DUB News

Pleading His Case, Suspended DU Chancellor Writes to President

The former Vice-Chancellor of Delhi University, Yogesh Tyagi, who is under suspension since October 28, 2020, recently wrote to the institutional visitor, President Ram Nath Kovind to revoke his suspension and grant him a reinstatement. Read on to know more about Tyagi’s plea.

On March 1st, the suspended Delhi University chancellor Yogesh Tyagi wrote to the institutional visitor, President Ram Nath Govind, alleging that his removal is being encouraged by some “elements” from the Union Education Ministry, who are stimulating certain “extra-constitutional people” to support his removal on flimsy grounds. 

Tyagi has been under suspension since October 28, 2020, for charges of ‘dereliction of duty’. He would have completed his tenure as the VC on March 11. He was on medical leave, prior to his suspension. 

He claimed in the letter that his suspension should be revoked on grounds that the inquiry conducted against him was not in accordance with norms. Raj Kumar Bhatia, the chancellor’s nominee to the Delhi University Executive Council has also written to the Inquiry Committee along with a copy marked to the visitor seeking Tyagi’s suspension ordered by the President to be revoked. In the same regard, he told TOI, “I can’t vouch for professor Tyagi’s letter.” But he admitted to his communication, which is in TOI’s possession. 

In his letter, Tyagi stated, “The Education Ministry officials have grossly failed to place before you the various provisions of the Delhi University Act, statutes, ordinances and regulations in their legal (and I would plead, moral as well) perspective as far as they pertain to the role and responsibility of the vice-chancellor personally. Also, some crucial provisions of the Act, statutes and ordinances have been altogether overlooked.” 

He went on to add, “The inquiry ordered against the vice-chancellor by invoking Section 7-A of the Delhi University Act is not in accordance with the law. A close perusal of Section 7-A would reveal that the inquiry prescribed under it is curative in nature. The vice-chancellor is expected to be in correspondence with the Visitor. He is not kept away from the University by the mechanism of suspension under presumption of guilt.”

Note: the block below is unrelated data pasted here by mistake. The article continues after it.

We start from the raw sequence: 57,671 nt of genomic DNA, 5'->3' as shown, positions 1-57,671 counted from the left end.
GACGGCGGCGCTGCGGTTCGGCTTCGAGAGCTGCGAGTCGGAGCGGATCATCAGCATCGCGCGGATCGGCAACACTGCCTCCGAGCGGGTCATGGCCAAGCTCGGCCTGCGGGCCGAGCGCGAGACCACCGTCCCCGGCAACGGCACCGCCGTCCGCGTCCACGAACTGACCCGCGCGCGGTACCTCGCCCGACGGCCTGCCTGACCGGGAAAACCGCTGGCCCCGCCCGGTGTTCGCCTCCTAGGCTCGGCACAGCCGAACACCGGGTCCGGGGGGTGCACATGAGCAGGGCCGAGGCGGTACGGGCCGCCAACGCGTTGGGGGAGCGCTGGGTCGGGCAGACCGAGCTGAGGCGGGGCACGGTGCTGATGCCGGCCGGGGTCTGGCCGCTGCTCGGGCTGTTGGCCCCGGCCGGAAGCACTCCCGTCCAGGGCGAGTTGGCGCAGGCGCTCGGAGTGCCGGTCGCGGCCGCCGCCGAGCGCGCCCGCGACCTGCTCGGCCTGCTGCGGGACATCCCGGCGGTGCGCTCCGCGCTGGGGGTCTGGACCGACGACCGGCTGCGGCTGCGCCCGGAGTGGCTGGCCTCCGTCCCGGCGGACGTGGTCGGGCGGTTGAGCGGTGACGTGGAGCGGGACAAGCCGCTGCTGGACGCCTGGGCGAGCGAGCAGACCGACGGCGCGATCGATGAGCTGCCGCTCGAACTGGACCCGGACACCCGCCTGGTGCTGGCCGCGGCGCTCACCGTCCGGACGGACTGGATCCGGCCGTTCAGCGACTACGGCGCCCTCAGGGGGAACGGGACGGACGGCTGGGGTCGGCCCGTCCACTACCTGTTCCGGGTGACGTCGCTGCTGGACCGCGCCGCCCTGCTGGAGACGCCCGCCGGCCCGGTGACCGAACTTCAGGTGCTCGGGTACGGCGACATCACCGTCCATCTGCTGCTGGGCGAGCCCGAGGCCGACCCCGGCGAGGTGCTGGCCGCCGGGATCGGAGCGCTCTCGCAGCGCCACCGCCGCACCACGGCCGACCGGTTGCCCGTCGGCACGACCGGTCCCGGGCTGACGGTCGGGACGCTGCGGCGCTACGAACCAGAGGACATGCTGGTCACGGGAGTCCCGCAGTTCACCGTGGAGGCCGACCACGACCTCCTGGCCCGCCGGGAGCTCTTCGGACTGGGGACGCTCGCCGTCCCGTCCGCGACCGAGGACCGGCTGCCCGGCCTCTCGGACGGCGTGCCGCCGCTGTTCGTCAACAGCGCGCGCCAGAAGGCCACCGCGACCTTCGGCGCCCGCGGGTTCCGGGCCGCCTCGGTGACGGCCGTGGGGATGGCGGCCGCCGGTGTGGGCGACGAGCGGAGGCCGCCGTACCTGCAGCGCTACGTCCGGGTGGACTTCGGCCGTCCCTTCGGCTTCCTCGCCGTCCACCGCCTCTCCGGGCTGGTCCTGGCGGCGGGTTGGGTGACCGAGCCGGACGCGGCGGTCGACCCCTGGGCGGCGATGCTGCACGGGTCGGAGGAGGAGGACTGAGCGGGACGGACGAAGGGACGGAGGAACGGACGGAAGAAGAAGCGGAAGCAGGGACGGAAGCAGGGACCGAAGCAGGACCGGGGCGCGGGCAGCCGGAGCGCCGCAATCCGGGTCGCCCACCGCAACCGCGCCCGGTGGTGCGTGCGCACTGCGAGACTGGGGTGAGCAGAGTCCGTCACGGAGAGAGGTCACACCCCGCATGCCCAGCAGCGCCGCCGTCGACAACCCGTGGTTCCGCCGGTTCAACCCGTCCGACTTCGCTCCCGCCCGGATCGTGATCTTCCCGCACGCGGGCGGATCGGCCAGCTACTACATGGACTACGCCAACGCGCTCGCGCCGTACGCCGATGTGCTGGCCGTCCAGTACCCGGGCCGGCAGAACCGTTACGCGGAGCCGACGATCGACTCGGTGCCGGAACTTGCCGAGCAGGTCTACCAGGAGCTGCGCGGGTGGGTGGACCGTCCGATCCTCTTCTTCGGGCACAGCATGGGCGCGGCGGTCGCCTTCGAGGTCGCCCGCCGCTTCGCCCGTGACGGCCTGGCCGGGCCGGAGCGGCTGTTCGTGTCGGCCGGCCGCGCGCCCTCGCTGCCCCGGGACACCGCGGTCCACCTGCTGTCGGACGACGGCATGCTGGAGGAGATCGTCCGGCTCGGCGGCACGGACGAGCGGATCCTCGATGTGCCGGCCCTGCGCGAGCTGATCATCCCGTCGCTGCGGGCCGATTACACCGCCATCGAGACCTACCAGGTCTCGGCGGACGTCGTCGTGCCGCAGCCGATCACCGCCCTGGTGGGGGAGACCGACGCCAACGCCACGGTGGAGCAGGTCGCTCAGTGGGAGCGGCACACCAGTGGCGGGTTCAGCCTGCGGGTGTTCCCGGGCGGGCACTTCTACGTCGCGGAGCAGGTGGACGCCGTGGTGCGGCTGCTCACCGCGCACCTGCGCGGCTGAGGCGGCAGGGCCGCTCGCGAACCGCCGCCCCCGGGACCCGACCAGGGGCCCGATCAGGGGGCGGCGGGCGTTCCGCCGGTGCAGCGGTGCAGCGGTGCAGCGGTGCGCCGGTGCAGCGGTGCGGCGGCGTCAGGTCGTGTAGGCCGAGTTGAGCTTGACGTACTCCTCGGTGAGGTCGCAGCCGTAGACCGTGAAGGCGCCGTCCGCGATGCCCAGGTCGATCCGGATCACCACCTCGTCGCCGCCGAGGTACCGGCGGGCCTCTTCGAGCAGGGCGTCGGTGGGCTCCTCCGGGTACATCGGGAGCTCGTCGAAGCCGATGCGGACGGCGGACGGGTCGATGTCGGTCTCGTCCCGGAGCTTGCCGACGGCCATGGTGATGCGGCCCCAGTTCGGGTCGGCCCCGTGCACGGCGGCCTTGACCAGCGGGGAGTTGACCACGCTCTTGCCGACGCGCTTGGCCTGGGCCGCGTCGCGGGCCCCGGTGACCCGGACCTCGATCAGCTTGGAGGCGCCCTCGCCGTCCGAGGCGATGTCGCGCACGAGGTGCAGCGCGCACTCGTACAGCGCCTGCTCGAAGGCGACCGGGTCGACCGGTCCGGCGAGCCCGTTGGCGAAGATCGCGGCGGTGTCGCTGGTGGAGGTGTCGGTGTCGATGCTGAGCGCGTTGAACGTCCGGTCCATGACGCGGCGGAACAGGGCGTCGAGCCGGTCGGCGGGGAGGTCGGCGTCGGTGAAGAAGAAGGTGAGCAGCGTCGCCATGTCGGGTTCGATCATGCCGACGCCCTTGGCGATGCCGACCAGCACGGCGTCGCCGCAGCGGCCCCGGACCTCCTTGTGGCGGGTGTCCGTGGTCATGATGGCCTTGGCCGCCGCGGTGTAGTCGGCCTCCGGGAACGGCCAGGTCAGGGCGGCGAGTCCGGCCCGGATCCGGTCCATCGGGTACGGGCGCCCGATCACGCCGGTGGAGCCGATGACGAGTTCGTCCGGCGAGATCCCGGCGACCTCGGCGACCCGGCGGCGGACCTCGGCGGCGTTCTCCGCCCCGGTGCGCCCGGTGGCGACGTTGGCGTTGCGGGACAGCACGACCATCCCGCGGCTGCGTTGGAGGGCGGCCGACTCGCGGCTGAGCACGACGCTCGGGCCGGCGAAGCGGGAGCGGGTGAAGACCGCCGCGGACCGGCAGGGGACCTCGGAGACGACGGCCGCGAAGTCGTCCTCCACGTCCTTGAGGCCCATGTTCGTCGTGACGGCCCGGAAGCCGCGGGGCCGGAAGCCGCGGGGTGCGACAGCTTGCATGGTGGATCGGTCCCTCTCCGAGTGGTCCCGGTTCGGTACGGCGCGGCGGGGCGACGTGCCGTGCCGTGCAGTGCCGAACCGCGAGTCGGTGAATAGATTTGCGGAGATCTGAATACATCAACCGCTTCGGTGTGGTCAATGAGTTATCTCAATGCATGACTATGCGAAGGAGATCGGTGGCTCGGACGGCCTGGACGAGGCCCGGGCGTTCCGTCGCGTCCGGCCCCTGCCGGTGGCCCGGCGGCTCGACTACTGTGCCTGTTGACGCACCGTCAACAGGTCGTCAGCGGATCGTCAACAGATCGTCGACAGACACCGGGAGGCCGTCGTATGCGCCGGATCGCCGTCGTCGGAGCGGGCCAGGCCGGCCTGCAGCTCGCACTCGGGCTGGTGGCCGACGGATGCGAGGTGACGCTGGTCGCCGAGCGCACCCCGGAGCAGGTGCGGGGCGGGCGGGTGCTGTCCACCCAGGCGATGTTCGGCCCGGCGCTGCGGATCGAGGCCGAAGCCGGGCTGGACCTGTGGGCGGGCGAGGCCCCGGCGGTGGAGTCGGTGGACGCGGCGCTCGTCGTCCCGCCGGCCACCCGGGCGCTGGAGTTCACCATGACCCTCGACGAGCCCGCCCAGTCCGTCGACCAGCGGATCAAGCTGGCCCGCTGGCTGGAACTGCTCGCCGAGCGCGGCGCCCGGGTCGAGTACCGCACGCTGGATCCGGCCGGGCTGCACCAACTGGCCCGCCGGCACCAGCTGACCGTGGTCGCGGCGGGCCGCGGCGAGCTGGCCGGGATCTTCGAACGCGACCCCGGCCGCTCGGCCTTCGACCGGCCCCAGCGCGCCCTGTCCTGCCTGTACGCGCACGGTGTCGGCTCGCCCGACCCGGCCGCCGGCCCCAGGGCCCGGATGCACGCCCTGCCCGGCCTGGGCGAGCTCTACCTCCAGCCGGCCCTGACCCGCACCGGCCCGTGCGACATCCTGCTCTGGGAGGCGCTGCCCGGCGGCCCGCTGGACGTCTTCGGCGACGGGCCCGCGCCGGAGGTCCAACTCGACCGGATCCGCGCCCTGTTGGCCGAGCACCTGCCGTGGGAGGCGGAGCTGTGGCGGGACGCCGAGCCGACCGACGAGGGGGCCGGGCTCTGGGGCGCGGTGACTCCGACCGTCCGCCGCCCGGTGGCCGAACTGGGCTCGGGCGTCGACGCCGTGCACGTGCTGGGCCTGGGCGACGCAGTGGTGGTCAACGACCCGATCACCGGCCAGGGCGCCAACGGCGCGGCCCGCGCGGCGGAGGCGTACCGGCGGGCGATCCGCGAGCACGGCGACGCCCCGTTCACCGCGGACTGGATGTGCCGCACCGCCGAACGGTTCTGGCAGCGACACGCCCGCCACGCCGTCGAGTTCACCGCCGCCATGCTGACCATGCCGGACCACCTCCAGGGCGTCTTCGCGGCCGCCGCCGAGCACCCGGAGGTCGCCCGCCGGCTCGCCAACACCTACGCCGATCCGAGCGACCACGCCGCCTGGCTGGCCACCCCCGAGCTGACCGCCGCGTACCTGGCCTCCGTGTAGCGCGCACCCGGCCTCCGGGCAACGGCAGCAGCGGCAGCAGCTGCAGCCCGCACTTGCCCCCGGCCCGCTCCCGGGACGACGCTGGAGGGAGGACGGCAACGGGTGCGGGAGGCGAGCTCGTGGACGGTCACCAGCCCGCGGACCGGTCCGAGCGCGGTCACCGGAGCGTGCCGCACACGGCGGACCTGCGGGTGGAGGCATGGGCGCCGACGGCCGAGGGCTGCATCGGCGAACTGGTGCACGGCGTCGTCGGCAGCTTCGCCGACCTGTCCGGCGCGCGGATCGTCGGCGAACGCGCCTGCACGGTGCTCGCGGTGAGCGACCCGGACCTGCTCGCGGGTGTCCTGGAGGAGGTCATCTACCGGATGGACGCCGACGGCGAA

Tyagi also asserted in the letter how it is most uncharitable on the part of the administrating ministry to present before the visitor for approval events and situations, strikes and agitations – attributing them as personal failures of the vice-chancellor since those conversant with the dynamics of agitations, would no doubt, sympathise with the vice-chancellor. 

The sending of the letter was confirmed by a university official. However, there is no official confirmation or comment from Tyagi, yet. According to TOI sources, the Education Ministry has not received any communication from the President’s office about Tyagi’s letter. It is also expecting the inquiry committee to submit its report in a couple of days.

The Vice-Chancellor is not a civil servant and does not enjoy statutory security of service and that action against him cannot be taken as per civil service rules, Tyagi noted, adding, “I am prepared to put my papers if that brings some good and saves the energy of everyone to be devoted to the better cause of this great premier University, especially in its centenary year.”

Thus, he requested the President to hold an “appropriate inquiry lawfully in accordance with the Delhi University Act, 1922,” and to revoke his suspension and asked to be reinstate at the earliest possible. 

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Featured Image Credits: The Logical Indian

Annanya Chaturvedi

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